Even this romanticized depiction of the death of Lieutenant General Sir George Cathcart, who had rashly led his men into a ravine exposed to Russian fire, conveys something of the battleground confusion at Inkerman.
The above map illustrates the narrow front of the engagement along the ridges, interspersed by ravines, above Sevastopoi. This concentration served the British defenders well and reduced the effect of superior Russian numbers.
Date: 5 November 1854
Location: southwest Crimea. Ukraine
- 7,500 British and 8,200 French on Inkerman Ridge
- Commanders-in-Chief: General Lord Raglan (British); General F.C. Canrobert (French)
- British: 635 killed, 1,938 wounded; French : 175 killed, 1,625 wounded
- 35,000 men on Inkerman Ridge
- Commanders: General-Adjutant and Admiral Prince A. S. Menshikov (commander-in-chief) and General P. A. Dannenberg
- c. 5,000 killed, c. 7,000 wounded
The Crimean War of 1854-56 arose from Russia’s attempts to expand southwards at the expense of the Ottoman Empire and from the determination of Britain and France to prevent that. Russia occupied Turkey’s Danubian provinces in July 1853; Turkey declared war in October and Britain and France the following March. When the Russians, threatened by Austrian intervention, withdrew from the Danubian theatre, the allied armies focused on the Crimean peninsula and the destruction of the naval base at Sevastopol from which Russia controlled the Black Sea and threatened Constantinople.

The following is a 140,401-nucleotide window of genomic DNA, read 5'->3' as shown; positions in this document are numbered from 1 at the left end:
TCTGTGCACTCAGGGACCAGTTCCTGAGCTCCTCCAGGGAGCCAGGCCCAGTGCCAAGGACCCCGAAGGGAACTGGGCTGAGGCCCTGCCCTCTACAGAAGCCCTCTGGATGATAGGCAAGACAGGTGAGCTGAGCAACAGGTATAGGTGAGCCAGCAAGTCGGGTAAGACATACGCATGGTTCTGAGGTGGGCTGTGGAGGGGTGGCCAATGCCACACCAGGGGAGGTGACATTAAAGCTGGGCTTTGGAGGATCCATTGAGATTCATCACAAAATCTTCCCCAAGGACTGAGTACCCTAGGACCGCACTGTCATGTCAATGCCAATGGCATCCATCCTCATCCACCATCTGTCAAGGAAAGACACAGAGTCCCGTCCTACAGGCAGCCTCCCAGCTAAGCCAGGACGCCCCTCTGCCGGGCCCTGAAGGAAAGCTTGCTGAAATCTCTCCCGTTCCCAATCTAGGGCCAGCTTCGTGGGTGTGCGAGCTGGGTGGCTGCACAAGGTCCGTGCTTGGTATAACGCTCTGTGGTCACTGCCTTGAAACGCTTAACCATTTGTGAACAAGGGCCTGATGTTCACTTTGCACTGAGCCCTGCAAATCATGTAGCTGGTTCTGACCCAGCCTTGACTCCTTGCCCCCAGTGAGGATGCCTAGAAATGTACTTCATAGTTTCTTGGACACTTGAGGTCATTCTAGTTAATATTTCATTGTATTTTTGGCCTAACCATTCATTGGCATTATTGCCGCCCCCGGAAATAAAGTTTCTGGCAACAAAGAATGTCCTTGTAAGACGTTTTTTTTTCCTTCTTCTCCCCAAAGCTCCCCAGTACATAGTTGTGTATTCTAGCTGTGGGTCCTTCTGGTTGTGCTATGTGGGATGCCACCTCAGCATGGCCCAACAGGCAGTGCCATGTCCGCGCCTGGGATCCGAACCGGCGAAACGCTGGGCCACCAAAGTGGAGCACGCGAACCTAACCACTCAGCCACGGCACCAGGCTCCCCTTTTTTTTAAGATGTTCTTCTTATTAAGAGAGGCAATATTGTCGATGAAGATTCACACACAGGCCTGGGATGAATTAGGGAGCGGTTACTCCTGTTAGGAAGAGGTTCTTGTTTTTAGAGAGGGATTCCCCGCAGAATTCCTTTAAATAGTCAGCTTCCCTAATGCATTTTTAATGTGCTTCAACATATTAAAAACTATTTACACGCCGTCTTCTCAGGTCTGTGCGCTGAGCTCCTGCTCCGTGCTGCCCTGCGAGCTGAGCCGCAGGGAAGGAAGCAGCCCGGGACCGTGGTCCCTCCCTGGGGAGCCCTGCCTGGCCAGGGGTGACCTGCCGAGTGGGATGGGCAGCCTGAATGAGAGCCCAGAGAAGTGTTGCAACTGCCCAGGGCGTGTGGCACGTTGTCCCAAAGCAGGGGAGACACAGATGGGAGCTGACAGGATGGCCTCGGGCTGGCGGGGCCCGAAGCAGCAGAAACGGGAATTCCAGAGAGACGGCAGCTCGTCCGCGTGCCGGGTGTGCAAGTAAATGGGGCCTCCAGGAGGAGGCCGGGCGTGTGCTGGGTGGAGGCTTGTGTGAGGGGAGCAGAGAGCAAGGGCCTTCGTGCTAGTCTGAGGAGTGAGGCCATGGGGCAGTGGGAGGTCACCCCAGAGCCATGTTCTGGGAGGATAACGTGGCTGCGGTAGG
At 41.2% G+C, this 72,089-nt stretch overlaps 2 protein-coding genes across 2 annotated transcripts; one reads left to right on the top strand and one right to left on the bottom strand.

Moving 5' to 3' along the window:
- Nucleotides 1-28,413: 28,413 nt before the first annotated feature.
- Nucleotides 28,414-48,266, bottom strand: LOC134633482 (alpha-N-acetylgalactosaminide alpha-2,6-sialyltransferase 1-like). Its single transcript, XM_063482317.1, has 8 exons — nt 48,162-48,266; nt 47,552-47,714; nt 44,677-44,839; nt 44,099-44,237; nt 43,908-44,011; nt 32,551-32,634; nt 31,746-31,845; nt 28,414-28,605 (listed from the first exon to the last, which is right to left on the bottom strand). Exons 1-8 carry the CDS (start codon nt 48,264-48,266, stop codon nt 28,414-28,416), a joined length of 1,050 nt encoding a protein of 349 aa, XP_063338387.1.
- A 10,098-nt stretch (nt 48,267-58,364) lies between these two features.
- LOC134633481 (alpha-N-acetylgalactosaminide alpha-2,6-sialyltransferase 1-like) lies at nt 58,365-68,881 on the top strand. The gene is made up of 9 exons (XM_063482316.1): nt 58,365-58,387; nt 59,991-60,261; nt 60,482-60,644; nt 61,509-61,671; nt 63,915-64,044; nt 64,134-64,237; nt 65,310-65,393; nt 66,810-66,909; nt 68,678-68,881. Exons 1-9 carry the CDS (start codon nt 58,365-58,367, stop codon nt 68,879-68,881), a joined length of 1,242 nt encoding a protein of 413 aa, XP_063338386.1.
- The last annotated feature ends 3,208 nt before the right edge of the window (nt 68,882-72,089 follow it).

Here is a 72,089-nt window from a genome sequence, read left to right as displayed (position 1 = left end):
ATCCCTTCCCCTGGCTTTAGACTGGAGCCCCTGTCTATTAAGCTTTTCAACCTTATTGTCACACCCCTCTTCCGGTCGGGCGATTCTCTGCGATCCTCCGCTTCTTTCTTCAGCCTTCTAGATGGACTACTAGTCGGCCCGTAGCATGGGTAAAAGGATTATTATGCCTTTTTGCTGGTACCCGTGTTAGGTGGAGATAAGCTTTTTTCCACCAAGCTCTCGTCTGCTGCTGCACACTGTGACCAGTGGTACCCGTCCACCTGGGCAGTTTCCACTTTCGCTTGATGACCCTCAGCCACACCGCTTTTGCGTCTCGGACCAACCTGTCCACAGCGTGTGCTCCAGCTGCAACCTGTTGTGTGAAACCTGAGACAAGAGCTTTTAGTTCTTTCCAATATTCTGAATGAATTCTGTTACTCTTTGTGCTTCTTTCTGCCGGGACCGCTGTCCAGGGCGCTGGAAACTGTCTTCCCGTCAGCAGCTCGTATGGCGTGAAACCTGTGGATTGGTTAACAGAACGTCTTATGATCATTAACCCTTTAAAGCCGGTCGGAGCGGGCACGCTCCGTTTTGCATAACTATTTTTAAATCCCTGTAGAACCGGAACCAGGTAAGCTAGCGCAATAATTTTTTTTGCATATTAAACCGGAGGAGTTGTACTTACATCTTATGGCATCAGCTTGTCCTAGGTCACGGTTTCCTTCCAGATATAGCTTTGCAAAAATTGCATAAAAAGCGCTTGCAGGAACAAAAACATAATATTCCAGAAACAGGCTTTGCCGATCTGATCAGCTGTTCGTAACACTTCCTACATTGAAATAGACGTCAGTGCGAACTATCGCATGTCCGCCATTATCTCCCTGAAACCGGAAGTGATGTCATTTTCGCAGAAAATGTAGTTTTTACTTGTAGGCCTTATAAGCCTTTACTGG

The Anglo-French forces landed on 14 September and, moving south towards Sevastopol, fought a major battle at the Alma River. Though Sevastopol was soon under siege, most of the Russian army remained at large in the peninsula’s interior and could communicate with the incompletely invested town and threaten the besiegers. The Russians sought to break through to the British supply harbour at Balaklava on 25 October, and the next day a Russian sortie probed the right extension of the British-held part of the siege line. Though recognizing the vulnerability of this flank, the allied commanders, Canrobert and Raglan, chose to concentrate their limited resources on a decisive assault on the town before winter closed in. Menshikov, the Russian commander-in-chief, was under pressure from the Tsar to strike early to break the siege and expel the invaders from the Crimea; the arrival of reinforcements from the Danube theatre now gave him marked superiority in manpower and artillery. He designed a decisive blow of his own through a pincer movement aimed at the weak British right. Two converging forces would scale and seize the thinly defended lnkerman Ridge and occupy the Chersonese plateau behind the besieging forces, while diversionary attacks occupied the French. Menshikov entrusted field command to General Dannenberg who had arrived with the Danubian troops.